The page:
Writers, artists, designers, foodies and your average francophile are drawn to Paris by one thing- Inspiration. There is something about the city that is deemed a mecca of inspiration for the creatives, and it has always been the case. In some cases , destination Paris was a result of political and social circumstances forcing people to seek out refuge in a democratic, liberal country that not only allowed but encouraged their creativity. Chinese artists made their way to Paris in the early 1900s, with the formation of the Franco-Chinese Education Society in 1915 and establishment of the Franco-Chinese Institute in Lyon in 1921, encouraging further influx.
Discovering my neighbourhood has never been such a pleasure.
Le Bistro de Neuilly is on rue du Commandant Pilot in Neuilly-sur-Seine. A very quiet street. The restaurant is small, but has really friendly hosts, and it was apparent that the diners were mainly regulars and of course us, the newbies. Jazz music playing in the background, every so often there was laughter and dancing from the back to a popular song – it is that kind of place. Young families, older couples, young couples.
The food was great! I have yet to write up on a bad experience – actually, I will not, if the food’s not good, I won’t recommend a place.
While I was busy walking around yesterday doing my best impression of ‘tourist with camera’ I had completely forgotten it was fête de la gastronomie. Launched in May this year, it is the inaugural event that looks to promote French cooking – not forgetting that we are talking of cuisine that this year won its status on UNESCO’s World Heritage List. Yes, that is how seriously the French take their cuisine.
I almost missed this, but it is still on for two more days. Santu Mofokeng, renowned South African photographer has an exhibit on until Sunday 25th Sept. at Jeu de Paume titled, ‘Chasing Shadows’.
In my month here I have become used to all things French, then this afternoon I was transported back to SA through a series of Black & White photos in works spanning 30 years. He started his career capturing images pre- and post-apartheid in South Africa, but moved away to document religion and its practice by black urban people; practices that were a mélange of christian and pagan ceremonies, in cities, mountains and at times in caves, reserved solely for worship.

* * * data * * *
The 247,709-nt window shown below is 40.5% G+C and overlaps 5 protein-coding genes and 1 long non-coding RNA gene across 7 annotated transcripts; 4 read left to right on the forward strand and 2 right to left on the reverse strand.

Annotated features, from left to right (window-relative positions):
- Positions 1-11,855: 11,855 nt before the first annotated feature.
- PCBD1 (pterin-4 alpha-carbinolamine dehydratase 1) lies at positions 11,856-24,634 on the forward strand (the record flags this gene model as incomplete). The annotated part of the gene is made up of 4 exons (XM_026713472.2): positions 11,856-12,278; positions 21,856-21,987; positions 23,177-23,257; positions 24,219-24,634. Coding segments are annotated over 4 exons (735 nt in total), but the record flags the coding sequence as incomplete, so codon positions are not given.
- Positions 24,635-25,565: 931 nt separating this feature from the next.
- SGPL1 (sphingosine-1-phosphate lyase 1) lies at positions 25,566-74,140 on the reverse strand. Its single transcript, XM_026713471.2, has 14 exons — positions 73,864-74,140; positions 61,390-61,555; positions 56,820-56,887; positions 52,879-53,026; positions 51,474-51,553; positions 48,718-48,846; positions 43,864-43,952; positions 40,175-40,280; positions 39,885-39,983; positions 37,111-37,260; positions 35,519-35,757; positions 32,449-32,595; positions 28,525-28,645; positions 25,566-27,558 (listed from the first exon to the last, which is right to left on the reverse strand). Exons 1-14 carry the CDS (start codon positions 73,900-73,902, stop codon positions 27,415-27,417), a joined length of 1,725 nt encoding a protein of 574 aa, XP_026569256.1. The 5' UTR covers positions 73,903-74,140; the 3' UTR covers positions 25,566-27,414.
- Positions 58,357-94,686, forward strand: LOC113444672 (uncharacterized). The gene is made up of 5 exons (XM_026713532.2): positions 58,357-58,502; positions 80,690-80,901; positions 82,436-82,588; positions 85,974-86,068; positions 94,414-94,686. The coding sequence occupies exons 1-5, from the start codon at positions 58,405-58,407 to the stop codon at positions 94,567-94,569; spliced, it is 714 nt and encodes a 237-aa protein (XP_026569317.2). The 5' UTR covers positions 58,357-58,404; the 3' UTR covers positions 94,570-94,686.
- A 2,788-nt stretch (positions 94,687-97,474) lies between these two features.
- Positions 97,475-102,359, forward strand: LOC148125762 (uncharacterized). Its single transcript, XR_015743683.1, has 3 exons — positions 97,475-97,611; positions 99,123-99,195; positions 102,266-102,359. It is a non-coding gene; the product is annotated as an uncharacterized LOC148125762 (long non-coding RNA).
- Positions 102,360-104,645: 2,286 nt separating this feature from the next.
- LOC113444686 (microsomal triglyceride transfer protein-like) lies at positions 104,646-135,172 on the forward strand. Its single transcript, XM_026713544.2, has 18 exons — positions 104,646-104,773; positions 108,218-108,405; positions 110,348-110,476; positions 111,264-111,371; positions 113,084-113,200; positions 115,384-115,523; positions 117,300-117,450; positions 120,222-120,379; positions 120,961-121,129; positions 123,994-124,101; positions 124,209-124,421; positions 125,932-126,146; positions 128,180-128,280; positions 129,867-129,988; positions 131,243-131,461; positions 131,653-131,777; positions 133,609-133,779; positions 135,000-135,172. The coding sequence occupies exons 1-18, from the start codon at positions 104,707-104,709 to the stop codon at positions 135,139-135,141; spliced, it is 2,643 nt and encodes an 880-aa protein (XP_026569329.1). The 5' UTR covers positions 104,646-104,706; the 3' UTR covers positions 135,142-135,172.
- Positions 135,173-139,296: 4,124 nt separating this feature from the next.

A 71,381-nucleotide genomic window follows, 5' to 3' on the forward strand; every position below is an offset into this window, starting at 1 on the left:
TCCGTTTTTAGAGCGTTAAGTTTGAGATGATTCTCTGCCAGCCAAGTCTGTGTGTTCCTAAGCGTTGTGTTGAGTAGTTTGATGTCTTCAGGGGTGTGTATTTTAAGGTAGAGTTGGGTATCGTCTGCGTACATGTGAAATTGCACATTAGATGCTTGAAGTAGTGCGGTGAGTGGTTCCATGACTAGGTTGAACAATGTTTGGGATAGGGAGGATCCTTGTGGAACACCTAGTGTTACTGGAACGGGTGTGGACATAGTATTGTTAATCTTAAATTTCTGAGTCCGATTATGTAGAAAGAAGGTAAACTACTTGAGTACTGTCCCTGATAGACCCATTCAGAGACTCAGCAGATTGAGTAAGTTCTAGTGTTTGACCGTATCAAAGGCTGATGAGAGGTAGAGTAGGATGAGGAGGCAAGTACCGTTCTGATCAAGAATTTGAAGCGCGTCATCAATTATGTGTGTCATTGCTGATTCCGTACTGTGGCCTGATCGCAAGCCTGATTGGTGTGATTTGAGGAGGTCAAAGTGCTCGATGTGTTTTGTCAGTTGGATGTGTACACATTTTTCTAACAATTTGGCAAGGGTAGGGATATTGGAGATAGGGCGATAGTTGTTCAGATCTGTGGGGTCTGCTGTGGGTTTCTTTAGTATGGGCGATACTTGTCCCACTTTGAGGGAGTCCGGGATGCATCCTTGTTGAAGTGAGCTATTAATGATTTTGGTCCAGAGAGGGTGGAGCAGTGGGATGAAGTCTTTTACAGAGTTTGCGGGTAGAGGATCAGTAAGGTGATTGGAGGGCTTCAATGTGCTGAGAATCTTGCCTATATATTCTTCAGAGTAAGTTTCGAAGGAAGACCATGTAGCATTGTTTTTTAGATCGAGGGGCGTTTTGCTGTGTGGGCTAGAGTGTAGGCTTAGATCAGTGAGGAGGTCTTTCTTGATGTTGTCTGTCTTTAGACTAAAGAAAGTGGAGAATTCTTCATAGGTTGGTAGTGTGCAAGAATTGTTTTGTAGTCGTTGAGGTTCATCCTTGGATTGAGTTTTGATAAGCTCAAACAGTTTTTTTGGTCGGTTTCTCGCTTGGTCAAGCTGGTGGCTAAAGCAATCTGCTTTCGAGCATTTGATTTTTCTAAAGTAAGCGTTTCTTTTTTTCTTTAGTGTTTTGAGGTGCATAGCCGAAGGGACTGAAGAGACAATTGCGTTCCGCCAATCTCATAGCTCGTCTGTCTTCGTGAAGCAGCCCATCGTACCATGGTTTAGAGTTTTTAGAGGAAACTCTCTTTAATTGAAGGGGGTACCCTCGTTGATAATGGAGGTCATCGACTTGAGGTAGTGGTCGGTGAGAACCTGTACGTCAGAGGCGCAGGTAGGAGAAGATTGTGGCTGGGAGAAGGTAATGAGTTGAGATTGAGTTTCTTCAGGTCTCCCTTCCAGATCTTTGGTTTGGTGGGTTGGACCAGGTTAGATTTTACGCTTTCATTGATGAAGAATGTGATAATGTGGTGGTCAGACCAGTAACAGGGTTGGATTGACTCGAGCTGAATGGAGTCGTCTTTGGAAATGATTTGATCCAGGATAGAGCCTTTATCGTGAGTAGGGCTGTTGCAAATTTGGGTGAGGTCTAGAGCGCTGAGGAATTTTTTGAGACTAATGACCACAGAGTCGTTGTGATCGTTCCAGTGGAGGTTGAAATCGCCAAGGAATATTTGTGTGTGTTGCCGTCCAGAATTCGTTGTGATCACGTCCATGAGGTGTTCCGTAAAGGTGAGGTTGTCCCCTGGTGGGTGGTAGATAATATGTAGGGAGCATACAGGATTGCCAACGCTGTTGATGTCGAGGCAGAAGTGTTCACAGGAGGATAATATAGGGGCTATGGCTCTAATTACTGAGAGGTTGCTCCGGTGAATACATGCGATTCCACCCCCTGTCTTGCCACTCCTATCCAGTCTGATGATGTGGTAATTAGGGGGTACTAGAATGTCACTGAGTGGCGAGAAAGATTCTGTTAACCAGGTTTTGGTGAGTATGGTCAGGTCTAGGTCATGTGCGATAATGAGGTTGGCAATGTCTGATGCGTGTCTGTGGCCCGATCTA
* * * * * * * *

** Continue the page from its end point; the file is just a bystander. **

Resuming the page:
I went on a tour of the Opera house; Palais Garnier on Monday. This is home to one of France’s most splendid historical artchitecture. Home of the Opera and Ballet and a name synonymous with French culture, it was founded by Louis XIV in 1669, who was not only an actor but also a talented ballet dancer. The Opéra Garnier is the thirteenth theatre to house the Opera, and was designed by Charles Garnier, who due to a bureaucratic error resulting in a missing invitation, on the eve of the opening of the building was the only person that had to pay for his ticket.
In Paris most neighbourhoods are defined by firstly, whether they are on the left or right bank, which determines whether there are leanings of conservative or liberal, bourgeois or bohemian, artsy, tourist hot-spots or not; and then by the usual determinants, of race – yes, dare I say it in the country that defines itself around its liberté, égalité, fraternité even race will always be there – and religious affiliation, although to a lesser extent.
Today my kids went back to school- after almost two and a half months off! Am I the only person who thinks that the summer school holidays are far too long?
They have been fortunate enough to enjoy their holidays in three different countries- Ghana, South Africa and France; and I have been quite the organizer of ‘Things to do with kids between 6 and 11’…in fact that’s what my next post should be about-there’s been enough organization in these quarters. Despite all the activities across the three countries, by last week they just wanted to get back to school, or in their case, start their new school.
Yesterday, armed with a good review from Oubruncher; literally ‘where to brunch’ a website dedidated solely to great places to have brunch in Paris, we made our way to the 8th. Le Quai was not our first choice but after numerous attempts to make reservations at our initial choices – and being told that there was nothing available before 2pm (for brunch!) we decided to take the 2pm.
We are here! Arrived in Paris this morning – feeling excited, not to mention anxious about the new life. Staying in temporary accommodation until next week, then settling in to make this city our home. In the meantime gorging on croissants beurre, baguettes slathered in butter and creamy cheeses. Note to self: Must make plan to walk at least 30 minutes daily. Champagne is reasonable compared to what we are used to paying (both in SA and Ghana) and a bagful of groceries this morning did set us back some euros; but I can gladly live on bread and cheese for the moment.